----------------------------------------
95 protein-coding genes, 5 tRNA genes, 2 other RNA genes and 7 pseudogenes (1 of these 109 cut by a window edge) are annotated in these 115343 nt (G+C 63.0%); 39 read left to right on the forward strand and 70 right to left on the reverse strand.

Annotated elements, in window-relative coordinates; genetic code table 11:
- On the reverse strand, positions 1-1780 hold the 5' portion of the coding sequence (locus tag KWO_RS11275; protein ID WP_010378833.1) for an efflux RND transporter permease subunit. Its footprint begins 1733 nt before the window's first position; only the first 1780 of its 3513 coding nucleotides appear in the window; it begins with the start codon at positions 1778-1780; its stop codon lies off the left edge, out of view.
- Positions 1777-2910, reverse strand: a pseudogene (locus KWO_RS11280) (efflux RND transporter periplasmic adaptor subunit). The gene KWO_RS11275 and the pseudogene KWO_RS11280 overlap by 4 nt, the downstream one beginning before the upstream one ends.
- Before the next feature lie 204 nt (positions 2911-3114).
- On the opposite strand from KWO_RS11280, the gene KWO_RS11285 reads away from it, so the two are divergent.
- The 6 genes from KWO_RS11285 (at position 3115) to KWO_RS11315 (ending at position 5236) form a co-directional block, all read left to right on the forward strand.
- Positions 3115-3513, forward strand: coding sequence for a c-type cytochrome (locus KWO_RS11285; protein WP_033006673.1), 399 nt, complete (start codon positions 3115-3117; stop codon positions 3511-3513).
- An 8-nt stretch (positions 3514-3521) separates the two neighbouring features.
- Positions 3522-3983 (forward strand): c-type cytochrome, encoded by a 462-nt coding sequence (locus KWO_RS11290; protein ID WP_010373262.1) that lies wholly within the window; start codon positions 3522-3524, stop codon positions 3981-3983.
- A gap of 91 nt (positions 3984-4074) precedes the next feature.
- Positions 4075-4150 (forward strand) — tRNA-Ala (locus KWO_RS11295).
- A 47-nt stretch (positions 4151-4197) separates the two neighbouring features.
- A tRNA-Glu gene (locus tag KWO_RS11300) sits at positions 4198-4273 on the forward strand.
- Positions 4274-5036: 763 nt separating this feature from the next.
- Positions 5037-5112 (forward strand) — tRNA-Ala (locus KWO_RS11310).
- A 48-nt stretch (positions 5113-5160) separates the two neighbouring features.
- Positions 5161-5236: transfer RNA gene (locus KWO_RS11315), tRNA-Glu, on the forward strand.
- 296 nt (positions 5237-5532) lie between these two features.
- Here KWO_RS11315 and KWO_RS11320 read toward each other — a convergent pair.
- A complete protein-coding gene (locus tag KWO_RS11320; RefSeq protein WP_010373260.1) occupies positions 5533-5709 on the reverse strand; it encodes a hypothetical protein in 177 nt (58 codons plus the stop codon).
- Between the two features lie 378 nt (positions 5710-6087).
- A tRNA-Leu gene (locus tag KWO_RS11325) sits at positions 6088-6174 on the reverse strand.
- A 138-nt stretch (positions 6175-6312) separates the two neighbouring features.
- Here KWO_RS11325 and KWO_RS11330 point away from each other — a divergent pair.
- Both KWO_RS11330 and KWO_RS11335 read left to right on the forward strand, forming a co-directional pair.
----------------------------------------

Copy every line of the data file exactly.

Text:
95 protein-coding genes, 5 tRNA genes, 2 other RNA genes and 7 pseudogenes (1 of these 109 cut by a window edge) are annotated in these 115343 nt (G+C 63.0%); 39 read left to right on the forward strand and 70 right to left on the reverse strand.

Annotated elements, in window-relative coordinates; genetic code table 11:
- On the reverse strand, positions 1-1780 hold the 5' portion of the coding sequence (locus tag KWO_RS11275; protein ID WP_010378833.1) for an efflux RND transporter permease subunit. Its footprint begins 1733 nt before the window's first position; only the first 1780 of its 3513 coding nucleotides appear in the window; it begins with the start codon at positions 1778-1780; its stop codon lies off the left edge, out of view.
- Positions 1777-2910, reverse strand: a pseudogene (locus KWO_RS11280) (efflux RND transporter periplasmic adaptor subunit). The gene KWO_RS11275 and the pseudogene KWO_RS11280 overlap by 4 nt, the downstream one beginning before the upstream one ends.
- Before the next feature lie 204 nt (positions 2911-3114).
- On the opposite strand from KWO_RS11280, the gene KWO_RS11285 reads away from it, so the two are divergent.
- The 6 genes from KWO_RS11285 (at position 3115) to KWO_RS11315 (ending at position 5236) form a co-directional block, all read left to right on the forward strand.
- Positions 3115-3513, forward strand: coding sequence for a c-type cytochrome (locus KWO_RS11285; protein WP_033006673.1), 399 nt, complete (start codon positions 3115-3117; stop codon positions 3511-3513).
- An 8-nt stretch (positions 3514-3521) separates the two neighbouring features.
- Positions 3522-3983 (forward strand): c-type cytochrome, encoded by a 462-nt coding sequence (locus KWO_RS11290; protein ID WP_010373262.1) that lies wholly within the window; start codon positions 3522-3524, stop codon positions 3981-3983.
- A gap of 91 nt (positions 3984-4074) precedes the next feature.
- Positions 4075-4150 (forward strand) — tRNA-Ala (locus KWO_RS11295).
- A 47-nt stretch (positions 4151-4197) separates the two neighbouring features.
- A tRNA-Glu gene (locus tag KWO_RS11300) sits at positions 4198-4273 on the forward strand.
- Positions 4274-5036: 763 nt separating this feature from the next.
- Positions 5037-5112 (forward strand) — tRNA-Ala (locus KWO_RS11310).
- A 48-nt stretch (positions 5113-5160) separates the two neighbouring features.
- Positions 5161-5236: transfer RNA gene (locus KWO_RS11315), tRNA-Glu, on the forward strand.
- 296 nt (positions 5237-5532) lie between these two features.
- Here KWO_RS11315 and KWO_RS11320 read toward each other — a convergent pair.
- A complete protein-coding gene (locus tag KWO_RS11320; RefSeq protein WP_010373260.1) occupies positions 5533-5709 on the reverse strand; it encodes a hypothetical protein in 177 nt (58 codons plus the stop codon).
- Between the two features lie 378 nt (positions 5710-6087).
- A tRNA-Leu gene (locus tag KWO_RS11325) sits at positions 6088-6174 on the reverse strand.
- A 138-nt stretch (positions 6175-6312) separates the two neighbouring features.
- Here KWO_RS11325 and KWO_RS11330 point away from each other — a divergent pair.
- Both KWO_RS11330 and KWO_RS11335 read left to right on the forward strand, forming a co-directional pair.